PITTSBURGH, PA — Pennsylvania Department of Labor & Industry (L&I) Secretary Jennifer Berrier joined lawmakers and employees of Bar Marco in downtown Pittsburgh on Thursday to call for an end to the exploitation of workers currently allowed by the commonwealth’s embarrassingly low minimum wage of $7.25 an hour, and to highlight Governor Wolf’s minimum wage proposal that stands to benefit thousands of Pennsylvanians and their families.
“Right now, Pennsylvania’s minimum wage allows for the legal exploitation of workers,” said Berrier. “The lowest-paid Pennsylvanians are compensated for their hard work with poverty-level pay – a measly $7.25 an hour, where the minimum wage has sat untouched for more than a decade. It is a wage far below the threshold that we as Pennsylvanians should be endorsing as fair, so we are renewing our call for the General Assembly to finally stand up for workers and take action on raising Pennsylvania’s minimum wage.”
Governor Tom Wolf’s plan proposes raising Pennsylvania’s minimum wage to $12 per hour by July 1, 2022, with a pathway to $15 per hour by 2028. The proposal will help workers recover the purchasing power lost since the minimum wage was set at $7.25 per hour to match the federal minimum wage more than a decade ago. According to the Keystone Research Center, if the minimum wage had kept pace with productivity growth since the late 1960s, it would be more than $24 per hour today in Pennsylvania.
During today’s event, Berrier joined lawmakers for a tour of Bar Marco’s Penn Avenue building and spoke with the owner about the company’s commitment to its workers. Representatives from ROC United PA, an advocacy group for service industry employees dedicated to building worker power, were on site to highlight the fact that while many workers are paid $7.25 per hour, most restaurant and service industry employees are actually guaranteed substantially less.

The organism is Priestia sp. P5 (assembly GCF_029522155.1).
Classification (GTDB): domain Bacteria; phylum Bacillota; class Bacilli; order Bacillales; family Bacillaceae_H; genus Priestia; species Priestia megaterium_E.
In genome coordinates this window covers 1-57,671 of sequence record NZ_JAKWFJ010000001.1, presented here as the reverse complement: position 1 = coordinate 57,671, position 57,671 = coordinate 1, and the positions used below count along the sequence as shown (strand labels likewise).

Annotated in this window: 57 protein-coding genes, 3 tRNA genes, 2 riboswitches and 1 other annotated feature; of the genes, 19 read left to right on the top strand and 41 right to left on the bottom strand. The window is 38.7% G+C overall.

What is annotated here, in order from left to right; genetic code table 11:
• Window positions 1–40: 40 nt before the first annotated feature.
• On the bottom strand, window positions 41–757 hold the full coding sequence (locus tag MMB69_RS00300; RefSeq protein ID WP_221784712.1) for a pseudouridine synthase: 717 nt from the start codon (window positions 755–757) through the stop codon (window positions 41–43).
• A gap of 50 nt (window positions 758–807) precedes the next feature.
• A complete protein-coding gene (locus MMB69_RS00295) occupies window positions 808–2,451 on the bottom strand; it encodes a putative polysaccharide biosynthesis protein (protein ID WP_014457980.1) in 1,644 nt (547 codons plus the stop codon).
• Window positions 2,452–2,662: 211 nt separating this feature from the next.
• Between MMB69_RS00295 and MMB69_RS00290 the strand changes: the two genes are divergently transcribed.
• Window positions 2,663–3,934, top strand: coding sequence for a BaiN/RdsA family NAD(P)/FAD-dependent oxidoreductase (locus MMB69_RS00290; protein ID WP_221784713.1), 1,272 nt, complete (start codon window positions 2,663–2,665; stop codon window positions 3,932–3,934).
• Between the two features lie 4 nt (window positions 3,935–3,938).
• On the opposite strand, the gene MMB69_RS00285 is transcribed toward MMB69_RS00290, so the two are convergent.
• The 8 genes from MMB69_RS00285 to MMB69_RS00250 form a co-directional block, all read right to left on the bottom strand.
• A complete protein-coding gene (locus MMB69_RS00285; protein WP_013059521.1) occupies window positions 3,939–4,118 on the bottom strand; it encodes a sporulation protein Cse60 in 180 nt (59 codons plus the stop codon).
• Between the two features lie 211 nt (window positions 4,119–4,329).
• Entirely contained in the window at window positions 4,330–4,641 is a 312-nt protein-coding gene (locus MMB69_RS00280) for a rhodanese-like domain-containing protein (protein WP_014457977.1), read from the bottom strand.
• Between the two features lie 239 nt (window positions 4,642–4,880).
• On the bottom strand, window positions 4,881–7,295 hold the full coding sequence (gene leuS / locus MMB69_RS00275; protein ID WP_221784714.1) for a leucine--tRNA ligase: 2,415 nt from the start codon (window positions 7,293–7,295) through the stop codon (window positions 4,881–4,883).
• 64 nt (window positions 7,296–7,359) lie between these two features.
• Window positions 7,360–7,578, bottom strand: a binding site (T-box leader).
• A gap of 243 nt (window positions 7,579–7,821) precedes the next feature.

Employees in certain positions receive a minimum wage of only $2.83 per hour and are dependent upon tips for the remainder of their income.
“In the case of the service industry, many still don’t realize just how many of us can be stuck living paycheck to paycheck for long stretches of time with no real protections or support from our employers,” said Bar Marco general manager Andrew Heffner. “Having my employer choose to give me a livable wage with benefits has been a huge change in my life both for financial stability but also in my ability to consider this a longer-term job and career rather than a placeholder.”
“Tipped restaurant workers live in poverty at twice the rate of the overall workforce in Pennsylvania,” said Bobbi Linskens, organizer of ROC United PA’s Pittsburgh region. “According to ROC’s Pennsylvania State of Tipped Workers report replacing the subminimum tipped wage with a universal wage of $15 per hour would result in a total economic stimulus of nearly $3.5 billion for Pennsylvania.”
Thirty states, including all of Pennsylvania’s neighbors, have a higher minimum wage than $7.25 an hour. Polls show the public strongly supports increasing the minimum wage. Over the past two decades, there have been ballot referendums to raise the minimum wage in 20 states, most recently in Florida – every one has passed. It is estimated that approximately 42% of the U.S. workforce will earn at least $15 an hour by 2026.
If the legislature were to take action to increase Pennsylvania’s minimum wage, more than 618,400 women would get a direct pay increase – nearly 21% of all women working in the commonwealth. With most low-paying jobs held by women in Pennsylvania, the current minimum wage only promises to further worsen the gender pay gap.
Legislative action on Governor Wolf’s proposal would also directly benefit 26.2% of persons of color, including:
31.9%of Hispanic workers
26.3% of Black (non-Hispanic) workers
15.7% Asian (non-Hispanic) workers
25.8% of other races/ethnicities
For more information, you can visit www.dli.pa.gov.